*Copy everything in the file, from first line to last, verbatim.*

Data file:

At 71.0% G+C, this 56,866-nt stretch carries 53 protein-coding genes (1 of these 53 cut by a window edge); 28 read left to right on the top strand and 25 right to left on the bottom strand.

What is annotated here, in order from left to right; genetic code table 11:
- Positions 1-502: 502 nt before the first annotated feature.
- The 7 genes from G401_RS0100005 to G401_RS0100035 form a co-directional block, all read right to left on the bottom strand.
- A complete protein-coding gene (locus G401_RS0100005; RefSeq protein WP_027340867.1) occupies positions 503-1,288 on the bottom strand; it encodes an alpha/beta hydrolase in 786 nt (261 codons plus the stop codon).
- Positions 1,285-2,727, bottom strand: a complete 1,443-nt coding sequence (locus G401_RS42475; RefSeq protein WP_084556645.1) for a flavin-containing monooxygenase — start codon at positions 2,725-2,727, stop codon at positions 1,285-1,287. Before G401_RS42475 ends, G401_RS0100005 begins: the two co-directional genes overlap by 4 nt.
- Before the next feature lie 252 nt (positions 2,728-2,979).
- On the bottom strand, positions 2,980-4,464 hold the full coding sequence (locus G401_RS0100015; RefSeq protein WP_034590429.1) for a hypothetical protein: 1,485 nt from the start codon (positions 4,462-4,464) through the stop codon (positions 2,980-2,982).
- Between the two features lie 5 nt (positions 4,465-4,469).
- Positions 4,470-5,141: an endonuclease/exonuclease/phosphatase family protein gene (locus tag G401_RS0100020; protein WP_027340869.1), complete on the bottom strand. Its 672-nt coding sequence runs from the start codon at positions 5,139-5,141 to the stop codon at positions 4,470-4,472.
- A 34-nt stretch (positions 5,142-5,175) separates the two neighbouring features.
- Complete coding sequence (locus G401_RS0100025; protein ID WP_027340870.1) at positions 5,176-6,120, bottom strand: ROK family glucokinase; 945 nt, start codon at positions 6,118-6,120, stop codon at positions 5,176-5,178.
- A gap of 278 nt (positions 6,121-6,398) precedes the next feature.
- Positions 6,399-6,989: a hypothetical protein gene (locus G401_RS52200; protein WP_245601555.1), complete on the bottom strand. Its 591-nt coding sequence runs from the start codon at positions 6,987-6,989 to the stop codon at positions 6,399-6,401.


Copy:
At 71.0% G+C, this 56,866-nt stretch carries 53 protein-coding genes (1 of these 53 cut by a window edge); 28 read left to right on the top strand and 25 right to left on the bottom strand.

What is annotated here, in order from left to right; genetic code table 11:
- Positions 1-502: 502 nt before the first annotated feature.
- The 7 genes from G401_RS0100005 to G401_RS0100035 form a co-directional block, all read right to left on the bottom strand.
- A complete protein-coding gene (locus G401_RS0100005; RefSeq protein WP_027340867.1) occupies positions 503-1,288 on the bottom strand; it encodes an alpha/beta hydrolase in 786 nt (261 codons plus the stop codon).
- Positions 1,285-2,727, bottom strand: a complete 1,443-nt coding sequence (locus G401_RS42475; RefSeq protein WP_084556645.1) for a flavin-containing monooxygenase — start codon at positions 2,725-2,727, stop codon at positions 1,285-1,287. Before G401_RS42475 ends, G401_RS0100005 begins: the two co-directional genes overlap by 4 nt.
- Before the next feature lie 252 nt (positions 2,728-2,979).
- On the bottom strand, positions 2,980-4,464 hold the full coding sequence (locus G401_RS0100015; RefSeq protein WP_034590429.1) for a hypothetical protein: 1,485 nt from the start codon (positions 4,462-4,464) through the stop codon (positions 2,980-2,982).
- Between the two features lie 5 nt (positions 4,465-4,469).
- Positions 4,470-5,141: an endonuclease/exonuclease/phosphatase family protein gene (locus tag G401_RS0100020; protein WP_027340869.1), complete on the bottom strand. Its 672-nt coding sequence runs from the start codon at positions 5,139-5,141 to the stop codon at positions 4,470-4,472.
- A 34-nt stretch (positions 5,142-5,175) separates the two neighbouring features.
- Complete coding sequence (locus G401_RS0100025; protein ID WP_027340870.1) at positions 5,176-6,120, bottom strand: ROK family glucokinase; 945 nt, start codon at positions 6,118-6,120, stop codon at positions 5,176-5,178.
- A gap of 278 nt (positions 6,121-6,398) precedes the next feature.
- Positions 6,399-6,989: a hypothetical protein gene (locus G401_RS52200; protein WP_245601555.1), complete on the bottom strand. Its 591-nt coding sequence runs from the start codon at positions 6,987-6,989 to the stop codon at positions 6,399-6,401.